Demand Parity for Flat Closure – Amend the WHCRA

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What is the WHCRA?

The Women’s Health and Cancer Rights Act (WHCRA) is national legislation passed in 1998 which required most insurance companies to cover breast mound reconstruction (BMR) after mastectomy, surgery and reconstruction of the other breast to produce a symmetrical appearance, breast prostheses, and treatment of physical complications of the mastectomy. But there’s a catch.

What the WHCRA didn’t cover, was flat closure.

In the 1990’s, less than 20% of mastectomy patients elected BMR. Flat closure was the default, but it didn’t have a name – it was just “a mastectomy without reconstruction.”

Since there’s a near complete lack of data on patient satisfaction with flat closure aesthetics, we can’t say for sure whether flat closure quality has declined as BMR rates have soared – currently hovering at around half of all patients electing BMR. Certainly, anecdotal evidence would suggest that it has. But we do know that right now, at least 1/4 of women going flat are dissatisfied with their aesthetic result, and 1 in 20 are intentionally denied a flat closure.

We also know anecdotally that women frequently encounter insurance denials of coverage for flat closure and revision services. And we know that when insurance companies were denying coverage for BMR, patient advocates fought to pass the WHCRA… and that solved that problem.

The next step is obvious – amend the WHCRA to include coverage for flat closure and revision services!

Why do we need to amend the WHCRA?

To ensure insurance coverage for flat closure and revision services… so that women going flat don’t have to worry about fighting their insurance companies.

Aesthetic flat closure is not too much to ask.

Too often, if the option to go flat is mentioned at all in the surgical consult, it’s cast as a choice that’s “less than.” Most of the time, the idea of an aesthetic plastics closure isn’t even entertained for women going flat… whereas it is routine for women electing BMR.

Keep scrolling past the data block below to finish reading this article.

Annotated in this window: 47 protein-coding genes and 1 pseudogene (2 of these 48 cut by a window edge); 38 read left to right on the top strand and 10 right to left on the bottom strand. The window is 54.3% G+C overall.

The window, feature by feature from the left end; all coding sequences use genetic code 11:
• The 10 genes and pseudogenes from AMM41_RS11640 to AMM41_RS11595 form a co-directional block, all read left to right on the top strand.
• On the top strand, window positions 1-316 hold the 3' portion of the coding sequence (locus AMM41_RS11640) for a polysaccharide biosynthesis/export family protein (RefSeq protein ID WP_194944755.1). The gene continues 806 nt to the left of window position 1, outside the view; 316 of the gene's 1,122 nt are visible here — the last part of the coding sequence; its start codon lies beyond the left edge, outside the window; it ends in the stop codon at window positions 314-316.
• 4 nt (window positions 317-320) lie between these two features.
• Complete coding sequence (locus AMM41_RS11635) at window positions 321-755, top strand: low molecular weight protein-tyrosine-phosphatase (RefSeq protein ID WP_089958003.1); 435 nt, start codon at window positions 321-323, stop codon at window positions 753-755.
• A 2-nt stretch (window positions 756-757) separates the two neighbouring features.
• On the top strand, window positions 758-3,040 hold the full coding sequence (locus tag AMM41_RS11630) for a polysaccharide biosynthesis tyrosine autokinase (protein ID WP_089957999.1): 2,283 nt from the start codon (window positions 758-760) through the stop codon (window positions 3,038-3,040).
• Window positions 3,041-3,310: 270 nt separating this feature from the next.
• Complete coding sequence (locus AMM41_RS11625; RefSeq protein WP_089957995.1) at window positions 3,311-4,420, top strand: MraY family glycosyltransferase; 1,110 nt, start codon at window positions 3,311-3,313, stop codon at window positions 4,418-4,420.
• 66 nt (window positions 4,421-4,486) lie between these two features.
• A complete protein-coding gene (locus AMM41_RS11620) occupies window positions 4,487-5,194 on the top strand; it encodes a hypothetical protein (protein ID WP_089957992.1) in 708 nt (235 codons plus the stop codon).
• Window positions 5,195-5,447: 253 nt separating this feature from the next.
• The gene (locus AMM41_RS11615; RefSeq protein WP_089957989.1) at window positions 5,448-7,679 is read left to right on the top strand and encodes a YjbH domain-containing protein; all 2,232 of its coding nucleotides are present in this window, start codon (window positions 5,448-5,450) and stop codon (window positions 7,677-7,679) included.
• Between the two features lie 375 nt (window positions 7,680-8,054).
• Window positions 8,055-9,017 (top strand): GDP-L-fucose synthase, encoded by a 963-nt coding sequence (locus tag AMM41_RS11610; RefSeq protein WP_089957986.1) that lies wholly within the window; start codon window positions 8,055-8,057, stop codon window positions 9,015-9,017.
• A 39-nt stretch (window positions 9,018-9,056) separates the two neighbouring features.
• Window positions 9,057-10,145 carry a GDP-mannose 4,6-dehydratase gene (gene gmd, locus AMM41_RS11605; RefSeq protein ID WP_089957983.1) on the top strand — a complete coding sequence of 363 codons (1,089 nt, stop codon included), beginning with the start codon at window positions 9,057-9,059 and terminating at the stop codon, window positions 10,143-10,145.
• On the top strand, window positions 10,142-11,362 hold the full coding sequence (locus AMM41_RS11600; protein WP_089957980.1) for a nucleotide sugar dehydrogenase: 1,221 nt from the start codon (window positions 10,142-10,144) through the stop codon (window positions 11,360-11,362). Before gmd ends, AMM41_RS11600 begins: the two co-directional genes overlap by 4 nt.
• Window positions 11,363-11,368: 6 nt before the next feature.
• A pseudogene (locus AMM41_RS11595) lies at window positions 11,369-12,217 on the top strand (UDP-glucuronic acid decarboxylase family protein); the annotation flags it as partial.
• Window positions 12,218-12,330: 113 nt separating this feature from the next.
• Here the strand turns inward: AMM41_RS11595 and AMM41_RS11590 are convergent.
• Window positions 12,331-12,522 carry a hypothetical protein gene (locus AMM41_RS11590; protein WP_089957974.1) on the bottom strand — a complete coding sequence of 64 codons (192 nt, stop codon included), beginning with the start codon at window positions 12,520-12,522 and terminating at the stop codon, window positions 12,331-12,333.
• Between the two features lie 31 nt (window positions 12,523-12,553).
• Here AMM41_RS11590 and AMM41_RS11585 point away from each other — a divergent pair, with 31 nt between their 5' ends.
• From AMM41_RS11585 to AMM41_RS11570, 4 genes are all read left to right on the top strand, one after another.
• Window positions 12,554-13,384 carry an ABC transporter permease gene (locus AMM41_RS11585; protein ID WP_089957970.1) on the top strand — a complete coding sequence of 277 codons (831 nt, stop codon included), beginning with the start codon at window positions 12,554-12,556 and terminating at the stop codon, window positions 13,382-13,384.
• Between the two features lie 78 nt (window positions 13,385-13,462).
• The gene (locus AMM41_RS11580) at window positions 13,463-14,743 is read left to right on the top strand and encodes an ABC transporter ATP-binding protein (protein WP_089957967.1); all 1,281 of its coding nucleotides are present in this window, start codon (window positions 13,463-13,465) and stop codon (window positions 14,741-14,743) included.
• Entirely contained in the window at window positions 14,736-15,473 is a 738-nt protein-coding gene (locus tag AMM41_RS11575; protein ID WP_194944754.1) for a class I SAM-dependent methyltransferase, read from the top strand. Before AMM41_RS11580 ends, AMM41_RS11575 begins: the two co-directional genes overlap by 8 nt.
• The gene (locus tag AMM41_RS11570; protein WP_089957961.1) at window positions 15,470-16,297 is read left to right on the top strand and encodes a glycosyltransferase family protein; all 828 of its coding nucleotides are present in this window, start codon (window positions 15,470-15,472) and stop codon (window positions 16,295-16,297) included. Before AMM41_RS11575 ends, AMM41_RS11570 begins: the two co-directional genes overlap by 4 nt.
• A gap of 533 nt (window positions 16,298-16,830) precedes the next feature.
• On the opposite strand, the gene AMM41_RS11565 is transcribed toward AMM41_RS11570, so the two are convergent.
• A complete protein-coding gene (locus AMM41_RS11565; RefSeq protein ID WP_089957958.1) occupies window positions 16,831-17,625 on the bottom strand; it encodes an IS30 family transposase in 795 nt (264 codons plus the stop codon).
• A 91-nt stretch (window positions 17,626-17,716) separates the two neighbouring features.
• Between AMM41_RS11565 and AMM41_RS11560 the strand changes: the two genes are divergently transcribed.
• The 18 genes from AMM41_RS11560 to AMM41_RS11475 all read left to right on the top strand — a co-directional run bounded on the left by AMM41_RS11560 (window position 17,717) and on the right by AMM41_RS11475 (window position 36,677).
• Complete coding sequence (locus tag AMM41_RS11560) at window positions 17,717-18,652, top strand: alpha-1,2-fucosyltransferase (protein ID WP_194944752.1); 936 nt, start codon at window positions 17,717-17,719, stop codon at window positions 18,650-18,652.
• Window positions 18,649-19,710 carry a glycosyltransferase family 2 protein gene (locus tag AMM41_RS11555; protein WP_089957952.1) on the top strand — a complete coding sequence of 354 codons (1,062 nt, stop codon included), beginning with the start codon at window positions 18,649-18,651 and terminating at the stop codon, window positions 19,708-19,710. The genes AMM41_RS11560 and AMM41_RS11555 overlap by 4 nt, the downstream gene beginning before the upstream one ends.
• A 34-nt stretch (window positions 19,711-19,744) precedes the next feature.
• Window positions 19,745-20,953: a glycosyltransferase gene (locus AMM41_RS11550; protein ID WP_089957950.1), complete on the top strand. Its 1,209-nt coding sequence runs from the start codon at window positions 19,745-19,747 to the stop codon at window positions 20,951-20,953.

In terms of getting revision surgery to achieve an aesthetic result they can live with, many women simply don’t have the ability to fight their insurance company during their recovery – so they are forced to live with a “mangled” chest. Whereas their sisters who choose breast reconstruction have their two, three, even up to nine or more surgeries covered by insurance without any suggestion that their surgeries are “cosmetic”.

Without corrective action, this disparity will endure.

The original intent of the WHCRA was to ensure that women facing breast cancer surgery were able to achieve aesthetic results they could live with. Who could have forseen that helping women who choose breast reconstruction would end up harming the rest who choose to go flat? Without corrective action, this disparity will endure.

Flat closure does not rebuild the shape of the breast, but it DOES correct a deformity caused by the mastectomy – it restores the normal anatomic contour of the chest wall (hence, “chest wall reconstruction”) – and therefore it is truly reconstructive (NOT cosmetic).

Our proposed amendment

It’s clear, from a reading of the WHCRA text, why flat closure is often interpreted as being excluded from coverage. However, this is an easy thing to fix – we simply need to change “breast” reconstruction in the legislation to “breast or chest wall” reconstruction. It’s that simple!

“… who elects either breast or chest wall reconstruction in connection with such mastectomy, coverage for— all stages of reconstruction of the breast or chest wall on which the mastectomy has been performed; surgery and reconstruction of the other breast or chest wall to produce a symmetrical appearance…”

Women’s Health and Cancer Rights Act of 1998

Amending the WHCRA is critical to ensure parity.

One in eight women will face a breast cancer diagnosis in their lifetime. And four out of five women over the age of 60 who have mastectomies, decide to go flat. That’s a lot of women potentially facing suboptimal care and additional hardship at one of the most vulnerable times in their lives.

Amending the WHCRA to include insurance coverage for flat closure (chest wall reconstruction) will be a critical step in ensuring these women receive the care they deserve.

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Published by Not Putting on a Shirt

Founder of Not Putting on a Shirt, a mastectomy patients' rights organization that advocates for optimal surgical outcomes for patients going flat.

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